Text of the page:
Instrumental Variable Methods for Continuous Outcomes That Accommodate Nonignorable Missing Baseline Values
Confounding Factors (Epidemiology)
Data Interpretation, Statistical
Outcome Assessment (Health Care)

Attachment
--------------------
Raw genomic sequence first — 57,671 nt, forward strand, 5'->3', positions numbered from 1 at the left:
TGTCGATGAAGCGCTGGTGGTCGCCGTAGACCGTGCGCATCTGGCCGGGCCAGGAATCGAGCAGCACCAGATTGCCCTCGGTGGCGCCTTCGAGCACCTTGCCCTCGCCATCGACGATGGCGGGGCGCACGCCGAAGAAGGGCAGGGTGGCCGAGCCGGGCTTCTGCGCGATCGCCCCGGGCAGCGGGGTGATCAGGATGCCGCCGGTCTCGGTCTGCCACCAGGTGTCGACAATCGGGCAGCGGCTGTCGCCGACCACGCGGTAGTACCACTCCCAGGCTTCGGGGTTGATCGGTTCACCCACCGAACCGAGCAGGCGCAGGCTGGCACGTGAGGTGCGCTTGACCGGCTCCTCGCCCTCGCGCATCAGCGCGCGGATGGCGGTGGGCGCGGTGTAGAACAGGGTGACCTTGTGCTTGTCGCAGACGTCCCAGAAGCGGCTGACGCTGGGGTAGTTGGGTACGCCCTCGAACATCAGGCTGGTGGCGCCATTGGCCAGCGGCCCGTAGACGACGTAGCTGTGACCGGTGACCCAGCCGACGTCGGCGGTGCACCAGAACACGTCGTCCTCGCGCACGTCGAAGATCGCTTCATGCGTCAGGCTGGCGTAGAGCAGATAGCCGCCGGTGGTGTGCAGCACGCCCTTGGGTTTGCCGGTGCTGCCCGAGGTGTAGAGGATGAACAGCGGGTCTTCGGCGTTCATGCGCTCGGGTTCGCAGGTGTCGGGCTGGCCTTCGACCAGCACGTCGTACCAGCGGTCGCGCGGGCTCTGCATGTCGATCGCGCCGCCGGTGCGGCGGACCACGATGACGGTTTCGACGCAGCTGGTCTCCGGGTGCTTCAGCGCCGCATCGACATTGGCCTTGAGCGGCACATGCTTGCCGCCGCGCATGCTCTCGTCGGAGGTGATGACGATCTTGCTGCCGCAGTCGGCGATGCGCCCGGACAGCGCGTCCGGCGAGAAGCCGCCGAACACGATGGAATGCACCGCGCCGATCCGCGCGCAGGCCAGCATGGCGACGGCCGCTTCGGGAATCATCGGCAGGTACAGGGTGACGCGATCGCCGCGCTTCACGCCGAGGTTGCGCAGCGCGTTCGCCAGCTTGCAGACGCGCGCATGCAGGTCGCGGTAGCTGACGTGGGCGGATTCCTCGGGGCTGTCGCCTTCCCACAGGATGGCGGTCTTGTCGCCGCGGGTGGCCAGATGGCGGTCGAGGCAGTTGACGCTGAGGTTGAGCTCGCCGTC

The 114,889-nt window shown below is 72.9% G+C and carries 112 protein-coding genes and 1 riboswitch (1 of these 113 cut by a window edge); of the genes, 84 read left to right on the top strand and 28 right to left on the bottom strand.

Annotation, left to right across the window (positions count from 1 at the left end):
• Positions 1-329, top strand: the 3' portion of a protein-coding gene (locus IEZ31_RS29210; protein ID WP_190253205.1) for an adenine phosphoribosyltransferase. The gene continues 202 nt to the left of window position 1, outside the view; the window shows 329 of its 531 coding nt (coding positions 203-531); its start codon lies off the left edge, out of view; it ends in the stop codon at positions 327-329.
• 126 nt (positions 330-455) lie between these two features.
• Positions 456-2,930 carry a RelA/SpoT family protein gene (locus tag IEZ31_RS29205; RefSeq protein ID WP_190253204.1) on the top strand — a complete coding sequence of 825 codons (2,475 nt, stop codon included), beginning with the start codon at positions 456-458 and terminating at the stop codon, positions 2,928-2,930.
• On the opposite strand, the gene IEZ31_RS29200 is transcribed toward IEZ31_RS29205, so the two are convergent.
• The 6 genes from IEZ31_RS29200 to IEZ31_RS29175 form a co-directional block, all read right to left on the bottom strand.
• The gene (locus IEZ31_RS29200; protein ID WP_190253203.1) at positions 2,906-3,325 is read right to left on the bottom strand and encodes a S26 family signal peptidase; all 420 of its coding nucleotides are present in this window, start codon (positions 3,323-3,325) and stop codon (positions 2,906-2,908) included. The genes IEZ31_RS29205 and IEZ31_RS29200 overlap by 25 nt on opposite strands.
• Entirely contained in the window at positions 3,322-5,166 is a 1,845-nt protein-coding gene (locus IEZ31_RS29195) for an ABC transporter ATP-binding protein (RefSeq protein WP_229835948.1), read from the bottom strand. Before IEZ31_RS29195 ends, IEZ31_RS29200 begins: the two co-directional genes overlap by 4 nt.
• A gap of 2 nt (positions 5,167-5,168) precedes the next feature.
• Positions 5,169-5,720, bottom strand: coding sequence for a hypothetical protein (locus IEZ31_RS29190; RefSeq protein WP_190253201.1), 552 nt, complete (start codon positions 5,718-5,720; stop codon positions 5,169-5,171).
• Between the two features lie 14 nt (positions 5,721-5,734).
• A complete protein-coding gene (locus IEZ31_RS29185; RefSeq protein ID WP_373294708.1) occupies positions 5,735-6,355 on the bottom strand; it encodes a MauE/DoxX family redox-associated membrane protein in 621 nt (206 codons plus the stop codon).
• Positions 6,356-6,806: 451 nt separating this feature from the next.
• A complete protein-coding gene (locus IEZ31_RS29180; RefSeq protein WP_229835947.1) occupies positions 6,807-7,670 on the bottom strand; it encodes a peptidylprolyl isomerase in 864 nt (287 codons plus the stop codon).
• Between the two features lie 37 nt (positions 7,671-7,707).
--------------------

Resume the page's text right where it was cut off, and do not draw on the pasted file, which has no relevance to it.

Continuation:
Instrumental variable (IV) methods provide unbiased treatment effect estimation in the presence of unmeasured confounders under certain assumptions. To provide valid estimates of treatment effect, treatment effect confounders that are associated with the IV (IV-confounders) must be included in the analysis, and not including observations with missing values may lead to bias. Missing covariate data are particularly problematic when the probability that a value is missing is related to the value itself, which is known as nonignorable missingness. In such cases, imputation-based methods are biased. Using health-care provider preference as an IV method, we propose a 2-step procedure with which to estimate a valid treatment effect in the presence of baseline variables with nonignorable missing values. First, the provider preference IV value is estimated by performing a complete-case analysis using a random-effects model that includes IV-confounders. Second, the treatment effect is estimated using a 2-stage least squares IV approach that excludes IV-confounders with missing values. Simulation results are presented, and the method is applied to an analysis comparing the effects of sulfonylureas versus metformin on body mass index, where the variables baseline body mass index and glycosylated hemoglobin have missing values. Our result supports the association of sulfonylureas with weight gain.